One can conceive that a personal staff so numerous must be installed in some vast and specially furnished rooms. Two new halls have been constructed quite recently and opened for business. Their installation leaves something to be desired; the light penetrates there badly at night; they are illuminated by electricity. One of these halls is occupied by the men telegraphists, the other by the lady operators. The 362 apparati of diverse nature in service at the poste central are grouped in each one of these halls, following a methodical order based on the regional classification.
It is known that the apparati of the system Baudot are the most frequently used in telegraphy. They serve the cities of Marseilles, Havre, Lille, Bordeaux, Toulouse, Lyon, Brest, Caen, Clermont-Ferrand, and Nantes. They permit several employés to work at two, four, and even at six on the same wire, thanks to the ingenious application of the division of time realized by M. Baudot, engineer of the administration.
Two brigades share the service with the men, same as with the females, an alternating service which leaves them a little liberty. The employées (mark, the word with two final e's is feminine) while at work are all dressed in black blouses to preserve their dresses from the oil stains liable to result from close contact with the apparatus. They are allowed to do, when their post is free, a little work in crocheting or in tapestry.
On some great tables are installed the apparatus with all their accessories; each employée has allotted to her a space about ninety by ninety centimetres. Before each one there is a bar with three spikes, where they have to place separately the dispatches for abroad, the province, and Paris. In the middle of the hall is a bureau for the direction of the dispatches; two factors are attached to each section, one for unspiking the dispatches and carrying them to the direction, the other for distributing the dispatches on the posts. There is furthermore an elevator near the direction for mounting or descending the telegrams, because the men's hall, situated above, possesses all the wires connecting with the great cities of France as well as to abroad.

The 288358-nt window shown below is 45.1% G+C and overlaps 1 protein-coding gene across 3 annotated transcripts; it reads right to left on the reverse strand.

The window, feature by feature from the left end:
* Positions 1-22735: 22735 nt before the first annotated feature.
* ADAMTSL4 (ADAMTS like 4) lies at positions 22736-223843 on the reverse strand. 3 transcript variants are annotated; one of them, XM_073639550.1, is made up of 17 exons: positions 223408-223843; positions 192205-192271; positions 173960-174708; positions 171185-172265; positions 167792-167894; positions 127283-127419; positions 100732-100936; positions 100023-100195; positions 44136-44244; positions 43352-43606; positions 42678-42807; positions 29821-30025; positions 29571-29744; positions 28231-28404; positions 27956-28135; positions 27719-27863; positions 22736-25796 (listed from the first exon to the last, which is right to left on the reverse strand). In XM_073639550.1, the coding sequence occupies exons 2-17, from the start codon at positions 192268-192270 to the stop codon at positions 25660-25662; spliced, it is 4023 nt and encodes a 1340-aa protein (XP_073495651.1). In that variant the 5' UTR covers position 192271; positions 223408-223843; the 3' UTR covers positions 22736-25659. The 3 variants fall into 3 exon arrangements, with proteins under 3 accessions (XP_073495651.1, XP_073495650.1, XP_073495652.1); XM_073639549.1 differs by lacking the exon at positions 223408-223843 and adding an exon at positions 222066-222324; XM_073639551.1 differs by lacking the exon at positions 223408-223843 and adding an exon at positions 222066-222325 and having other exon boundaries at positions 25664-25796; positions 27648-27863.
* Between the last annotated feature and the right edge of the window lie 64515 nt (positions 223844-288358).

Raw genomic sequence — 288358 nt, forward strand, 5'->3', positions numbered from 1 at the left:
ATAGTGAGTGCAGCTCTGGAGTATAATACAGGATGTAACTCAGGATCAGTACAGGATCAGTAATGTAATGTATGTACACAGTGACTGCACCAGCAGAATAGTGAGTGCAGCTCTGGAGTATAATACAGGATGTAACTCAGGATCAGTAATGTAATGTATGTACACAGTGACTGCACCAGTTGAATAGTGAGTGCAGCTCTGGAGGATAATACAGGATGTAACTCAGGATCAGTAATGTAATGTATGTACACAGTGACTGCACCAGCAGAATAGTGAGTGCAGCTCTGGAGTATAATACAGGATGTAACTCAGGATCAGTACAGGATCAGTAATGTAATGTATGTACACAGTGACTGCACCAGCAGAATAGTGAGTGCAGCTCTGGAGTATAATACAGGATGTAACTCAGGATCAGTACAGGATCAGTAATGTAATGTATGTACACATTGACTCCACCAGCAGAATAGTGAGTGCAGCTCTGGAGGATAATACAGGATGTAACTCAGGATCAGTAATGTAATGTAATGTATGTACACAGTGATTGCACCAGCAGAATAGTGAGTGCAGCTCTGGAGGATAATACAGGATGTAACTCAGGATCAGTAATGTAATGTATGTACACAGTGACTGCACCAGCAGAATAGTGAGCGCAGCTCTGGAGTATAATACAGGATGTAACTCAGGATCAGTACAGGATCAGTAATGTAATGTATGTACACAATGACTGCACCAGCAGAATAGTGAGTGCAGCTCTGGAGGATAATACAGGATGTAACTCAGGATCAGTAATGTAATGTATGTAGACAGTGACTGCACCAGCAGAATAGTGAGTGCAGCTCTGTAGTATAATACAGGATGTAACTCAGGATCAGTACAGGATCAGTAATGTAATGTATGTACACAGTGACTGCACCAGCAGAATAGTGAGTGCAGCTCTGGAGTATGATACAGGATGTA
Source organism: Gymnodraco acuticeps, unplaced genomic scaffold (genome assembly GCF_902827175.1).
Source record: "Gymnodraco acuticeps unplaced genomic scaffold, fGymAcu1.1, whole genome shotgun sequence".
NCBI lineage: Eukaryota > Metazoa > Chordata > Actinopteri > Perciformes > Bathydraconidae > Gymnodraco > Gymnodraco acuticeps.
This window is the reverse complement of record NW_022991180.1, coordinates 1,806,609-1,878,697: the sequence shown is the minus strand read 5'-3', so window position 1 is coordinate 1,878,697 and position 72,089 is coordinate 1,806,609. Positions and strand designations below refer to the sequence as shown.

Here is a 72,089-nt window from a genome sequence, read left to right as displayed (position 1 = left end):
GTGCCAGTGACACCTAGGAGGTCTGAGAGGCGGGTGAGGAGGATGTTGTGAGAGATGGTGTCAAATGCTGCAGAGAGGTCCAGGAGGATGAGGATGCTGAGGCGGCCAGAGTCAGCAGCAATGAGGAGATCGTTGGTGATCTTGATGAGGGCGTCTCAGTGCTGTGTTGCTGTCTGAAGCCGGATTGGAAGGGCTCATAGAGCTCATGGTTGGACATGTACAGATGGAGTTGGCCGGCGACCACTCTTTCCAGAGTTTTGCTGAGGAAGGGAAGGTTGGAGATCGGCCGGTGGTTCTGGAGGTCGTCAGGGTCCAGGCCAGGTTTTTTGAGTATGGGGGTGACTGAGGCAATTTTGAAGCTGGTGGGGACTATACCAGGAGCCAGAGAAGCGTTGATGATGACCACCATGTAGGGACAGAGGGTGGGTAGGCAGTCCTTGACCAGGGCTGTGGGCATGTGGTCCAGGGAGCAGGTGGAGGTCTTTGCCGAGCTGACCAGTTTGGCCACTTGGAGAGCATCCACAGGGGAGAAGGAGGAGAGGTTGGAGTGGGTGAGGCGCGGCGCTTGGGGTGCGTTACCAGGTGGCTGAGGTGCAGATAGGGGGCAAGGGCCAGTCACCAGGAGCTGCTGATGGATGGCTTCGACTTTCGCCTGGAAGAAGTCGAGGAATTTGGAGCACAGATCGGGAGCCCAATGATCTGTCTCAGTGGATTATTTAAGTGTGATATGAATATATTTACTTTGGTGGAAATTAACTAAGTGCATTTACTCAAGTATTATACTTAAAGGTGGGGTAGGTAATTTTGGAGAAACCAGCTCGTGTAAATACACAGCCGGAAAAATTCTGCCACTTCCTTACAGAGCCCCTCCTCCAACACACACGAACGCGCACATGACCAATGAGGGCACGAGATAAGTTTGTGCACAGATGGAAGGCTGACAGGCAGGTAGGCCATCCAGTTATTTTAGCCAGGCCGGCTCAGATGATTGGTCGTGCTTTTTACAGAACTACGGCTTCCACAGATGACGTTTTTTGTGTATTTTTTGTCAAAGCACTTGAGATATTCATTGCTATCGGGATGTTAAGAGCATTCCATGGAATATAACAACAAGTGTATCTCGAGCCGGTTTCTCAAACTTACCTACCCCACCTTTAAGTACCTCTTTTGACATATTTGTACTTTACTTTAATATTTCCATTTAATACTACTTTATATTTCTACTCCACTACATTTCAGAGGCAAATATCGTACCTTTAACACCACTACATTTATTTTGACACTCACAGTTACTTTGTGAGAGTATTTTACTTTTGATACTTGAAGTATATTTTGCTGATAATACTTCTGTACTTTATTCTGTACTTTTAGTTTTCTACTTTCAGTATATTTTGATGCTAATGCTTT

The basement is assuredly one of the most interesting parts of the poste-central. There are found some vaulted cellars devoted to the nine thousand elements of piles in service; in other places one will see some dynamo-electric machines, refilling pumps, etc. This is certainly not one of the least interesting features, that of seeing steam engines become the auxiliaries of telegraphy.
These machines work, on one part, the compressing pumps destined to run the Hughes apparatus and the dynamo-electric machines necessary for the production of the electric light. They work equally a dynamo-electric apparatus (an auto-regulator), which an agent of the central post, P. Picard, has had the ingenious idea to invent for replacing the piles.
Between them, the French writers, K. Fichot and H. Meyer, have managed to produce a fairly creditable account on the occasion and descriptively historical of the centenary of the foundation in France of the telegraph. The Parisians have celebrated the event, and while so fêting the centennial of the aërial telegraph they were almost at the same time, in a way, celebrating the golden jubilee of the introduction into Gaul of the electric telegraph, which was established at Paris just close on fifty years ago.
The interesting and curious paper of the Gaulois literarians above named will not be noticed in the French technical press (or, at least, it is not believed it will be); therefore an advanced translation is forwarded for the edification of English-speaking readers. In this rendering the purity of the original has been faithfully preserved as much as possible, even unto preserving some of the idiomatic peculiarities of expression of the vernacular.
It will be seen that the present summary is moderately complete,—detailing the introduction of the telegraph, some rather surprising comparisons; then the advent and progress and a few statistics of the present-day electric telegraph, description of the Paris great central bureau, etc.